3.54      Defence described its ongoing collaboration on climate change with various government and non-government bodies, including 'CSIRO, Bureau of Meteorology, Geoscience Australia, the Australian National University, the University of New South Wales, ASPI and the Centre for Policy Development and Engineers Australia'.[113] Dr Stuart Pearson spoke highly of Defence's work with the National Climate Change Adaptation Research Framework.[114] Mr Crosweller told the committee a series of modelling on climate change risks had been undertaken with states and territories and the Bureau of Meteorology, Geoscience Australia and CSIRO.[115]

3.55      Some submissions recommended increases to government funding for climate research, noting the importance of evidence for Australia's national security.[116] The Crawford Fund, an Australian non-profit organisation, cautioned 'cuts to the agricultural and natural resource management areas of the CSIRO have eroded our capacity to deal with climate change impacts'.[117] Rear Admiral Titley asked the committee to support the CSIRO 'to better understand and forecast the complex ice, ocean and glacier dynamics on Antarctica...Both our countries' long-term security depends on understanding the magnitude and rate of rapid sea level rise'.[118] Expanding on this point, Ms Goodman said:

I'm deeply, deeply concerned that we will underfund science and research in this area and that we also are at risk of underfunding the social science research that needs to accompany the physical science to give us a better understanding of how these climate risks are evolving.[119]

Funding for domestic disaster prevention, response and recovery

3.56      The Commonwealth, state and territory governments contribute funding relating to domestic disasters such as extreme weather events. Through the Natural Disaster Relief and Recovery Arrangements (NDRAA) the Commonwealth Government provides financial assistance directly to the states to assist them with the costs associated with disaster relief and recovery assistance measures.[120]

Disaster prevention

3.57      The Commonwealth Government supports domestic resilience in partnership with state and territory governments, which have 'primary responsibility for protecting life, property and environment within their borders'.[121]

3.58      A report by the Productivity Commission (PC) into national disaster funding arrangements found governments over-invest in post-disaster reconstruction but under-invest in mitigation to reduce the impact of disasters.[122] After consultation with states and territories, the Commonwealth Government did not support the recommendation to reduce its funding for post-disaster recovery while increasing its funding for disaster mitigation to $200 million per year over time.[123] However, in its response the Government indicated that it 'is actively exploring the option of states using any efficiencies realised following the actual reconstruction of essential public assets on future disaster mitigation activities'.[124]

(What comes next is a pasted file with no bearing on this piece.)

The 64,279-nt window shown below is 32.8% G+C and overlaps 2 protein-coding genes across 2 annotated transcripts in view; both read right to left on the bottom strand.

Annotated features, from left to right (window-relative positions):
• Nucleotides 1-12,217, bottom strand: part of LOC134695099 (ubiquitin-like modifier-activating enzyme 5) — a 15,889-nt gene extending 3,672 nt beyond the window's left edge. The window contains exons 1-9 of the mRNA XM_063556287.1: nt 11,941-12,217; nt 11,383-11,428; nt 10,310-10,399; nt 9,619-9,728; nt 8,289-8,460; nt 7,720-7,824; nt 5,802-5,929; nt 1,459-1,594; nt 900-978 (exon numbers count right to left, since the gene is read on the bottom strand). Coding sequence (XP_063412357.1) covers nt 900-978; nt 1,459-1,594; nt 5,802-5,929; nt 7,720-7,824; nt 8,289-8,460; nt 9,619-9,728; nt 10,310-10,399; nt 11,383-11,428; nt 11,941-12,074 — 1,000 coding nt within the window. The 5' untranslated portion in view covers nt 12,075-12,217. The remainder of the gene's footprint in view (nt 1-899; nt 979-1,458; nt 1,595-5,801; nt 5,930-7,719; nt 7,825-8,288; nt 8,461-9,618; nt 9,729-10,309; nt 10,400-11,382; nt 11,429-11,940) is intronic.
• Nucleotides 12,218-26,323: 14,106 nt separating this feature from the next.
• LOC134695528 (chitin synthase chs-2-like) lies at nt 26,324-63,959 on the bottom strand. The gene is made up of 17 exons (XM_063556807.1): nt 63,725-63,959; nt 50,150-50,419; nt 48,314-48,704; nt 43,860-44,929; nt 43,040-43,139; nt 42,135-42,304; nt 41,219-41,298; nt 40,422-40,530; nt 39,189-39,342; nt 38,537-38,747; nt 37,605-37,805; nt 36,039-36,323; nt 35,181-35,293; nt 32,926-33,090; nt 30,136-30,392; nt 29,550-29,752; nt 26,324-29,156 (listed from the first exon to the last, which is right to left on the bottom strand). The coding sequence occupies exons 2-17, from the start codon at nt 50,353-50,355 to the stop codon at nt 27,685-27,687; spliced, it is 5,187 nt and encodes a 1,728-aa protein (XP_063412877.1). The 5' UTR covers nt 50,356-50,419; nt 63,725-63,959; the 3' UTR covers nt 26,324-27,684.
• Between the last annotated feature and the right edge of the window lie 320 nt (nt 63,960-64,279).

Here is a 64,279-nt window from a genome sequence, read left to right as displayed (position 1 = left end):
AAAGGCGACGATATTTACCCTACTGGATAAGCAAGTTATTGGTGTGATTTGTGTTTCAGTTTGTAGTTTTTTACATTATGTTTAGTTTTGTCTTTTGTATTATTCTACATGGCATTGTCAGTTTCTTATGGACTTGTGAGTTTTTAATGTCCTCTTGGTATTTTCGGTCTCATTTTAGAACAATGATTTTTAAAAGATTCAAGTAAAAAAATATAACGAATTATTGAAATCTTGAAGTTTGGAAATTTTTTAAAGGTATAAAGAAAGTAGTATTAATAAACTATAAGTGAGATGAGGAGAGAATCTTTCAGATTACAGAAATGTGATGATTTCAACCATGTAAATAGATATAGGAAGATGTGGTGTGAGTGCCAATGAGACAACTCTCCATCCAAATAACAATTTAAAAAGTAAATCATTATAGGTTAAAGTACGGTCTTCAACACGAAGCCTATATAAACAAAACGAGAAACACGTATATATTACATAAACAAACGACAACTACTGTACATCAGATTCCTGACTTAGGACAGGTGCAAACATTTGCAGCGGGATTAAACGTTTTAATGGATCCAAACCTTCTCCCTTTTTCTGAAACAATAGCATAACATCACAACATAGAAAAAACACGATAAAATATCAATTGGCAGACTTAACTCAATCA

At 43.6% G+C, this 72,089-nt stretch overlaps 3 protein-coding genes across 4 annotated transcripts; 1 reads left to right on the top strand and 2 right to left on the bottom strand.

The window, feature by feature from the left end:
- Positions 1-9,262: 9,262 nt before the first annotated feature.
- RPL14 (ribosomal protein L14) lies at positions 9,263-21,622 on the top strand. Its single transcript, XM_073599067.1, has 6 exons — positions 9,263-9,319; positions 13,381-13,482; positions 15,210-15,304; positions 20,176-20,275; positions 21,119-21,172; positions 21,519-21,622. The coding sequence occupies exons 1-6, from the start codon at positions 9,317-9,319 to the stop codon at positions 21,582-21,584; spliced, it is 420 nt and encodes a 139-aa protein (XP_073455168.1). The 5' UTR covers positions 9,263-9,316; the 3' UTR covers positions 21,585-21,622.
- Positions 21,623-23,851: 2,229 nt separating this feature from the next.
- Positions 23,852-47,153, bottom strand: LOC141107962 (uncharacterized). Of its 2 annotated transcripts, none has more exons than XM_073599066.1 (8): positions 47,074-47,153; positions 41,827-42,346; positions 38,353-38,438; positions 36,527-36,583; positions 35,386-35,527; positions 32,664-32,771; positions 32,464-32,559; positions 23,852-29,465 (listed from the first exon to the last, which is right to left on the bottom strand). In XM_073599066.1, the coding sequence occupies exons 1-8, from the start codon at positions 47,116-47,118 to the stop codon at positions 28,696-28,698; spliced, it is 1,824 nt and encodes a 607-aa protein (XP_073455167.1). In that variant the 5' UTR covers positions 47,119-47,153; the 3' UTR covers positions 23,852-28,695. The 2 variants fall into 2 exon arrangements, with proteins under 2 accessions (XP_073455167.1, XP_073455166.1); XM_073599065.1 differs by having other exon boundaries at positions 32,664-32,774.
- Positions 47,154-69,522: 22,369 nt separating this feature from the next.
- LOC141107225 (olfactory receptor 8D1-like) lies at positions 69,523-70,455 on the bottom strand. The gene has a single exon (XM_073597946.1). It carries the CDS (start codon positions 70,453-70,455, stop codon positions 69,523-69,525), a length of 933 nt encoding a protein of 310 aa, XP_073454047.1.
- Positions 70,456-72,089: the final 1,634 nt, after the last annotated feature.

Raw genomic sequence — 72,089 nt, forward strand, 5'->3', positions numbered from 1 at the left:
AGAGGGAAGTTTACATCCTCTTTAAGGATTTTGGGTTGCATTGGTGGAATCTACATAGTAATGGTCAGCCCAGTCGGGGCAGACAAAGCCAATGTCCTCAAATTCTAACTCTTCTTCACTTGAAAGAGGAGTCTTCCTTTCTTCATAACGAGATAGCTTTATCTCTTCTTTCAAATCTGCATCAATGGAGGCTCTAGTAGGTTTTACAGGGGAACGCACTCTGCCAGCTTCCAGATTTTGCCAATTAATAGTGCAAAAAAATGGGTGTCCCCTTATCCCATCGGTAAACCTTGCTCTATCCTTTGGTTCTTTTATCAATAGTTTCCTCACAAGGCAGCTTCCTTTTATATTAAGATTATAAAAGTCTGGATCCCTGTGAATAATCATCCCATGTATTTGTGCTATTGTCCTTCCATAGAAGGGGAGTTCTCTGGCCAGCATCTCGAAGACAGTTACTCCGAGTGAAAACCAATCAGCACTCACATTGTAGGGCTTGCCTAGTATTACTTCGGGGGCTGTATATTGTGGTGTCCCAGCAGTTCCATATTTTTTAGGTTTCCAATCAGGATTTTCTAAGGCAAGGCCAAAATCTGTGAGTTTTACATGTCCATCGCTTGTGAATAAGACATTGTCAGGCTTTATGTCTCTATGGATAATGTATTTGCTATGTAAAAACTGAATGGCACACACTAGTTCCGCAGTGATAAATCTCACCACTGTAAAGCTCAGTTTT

3.59      Home Affairs noted that the proposed reforms to the Natural Disaster Relief and Recovery Arrangements will:

...see Australian Government funding provided to states for the rebuilding of essential public infrastructure based on upfront assessments of damage and estimated reconstruction costs, rather than on actual costs some years after the severe weather event. The proposed reforms also provide incentives for the states to deliver their reconstruction projects more efficiently in order to realise efficiencies that can be put towards mitigation activities and projects.[125]

3.60      The Australian Business Roundtable for Disaster Resilience and Safer Communities supported the PC recommendation and called on the Australian Government to:

  1. Increase the total Australian Government investment in disaster risk reduction and mitigation to $200 million per year or takes a first and significant step toward this total; and
  2. Continue the National Partnership Agreement beyond June 2017 with appropriate funding attached as a part of its overall commitment to mitigation.[126]

3.61      The National Partnership Agreement on Natural Disaster Resilience is designed to 'strengthen community resilience and minimise the impact of a range of natural disasters in Australia'.[127] The National Partnership Agreement:

...is a joint funding arrangement that provides the flexibility for States to address their specific natural disaster risk priorities. This arrangement recognises that the Commonwealth and the States have a mutual interest in reducing the impact of, and increasing resilience to, natural disasters.[128]

3.62      It contributes to delivering the strategic priorities under the National Strategy for Disaster Resilience, but is expected to cease at the end of 2017–18.[129]

3.63      Home Affairs provided examples of other Commonwealth initiatives that support resilience building, including those relating to infrastructure, noting: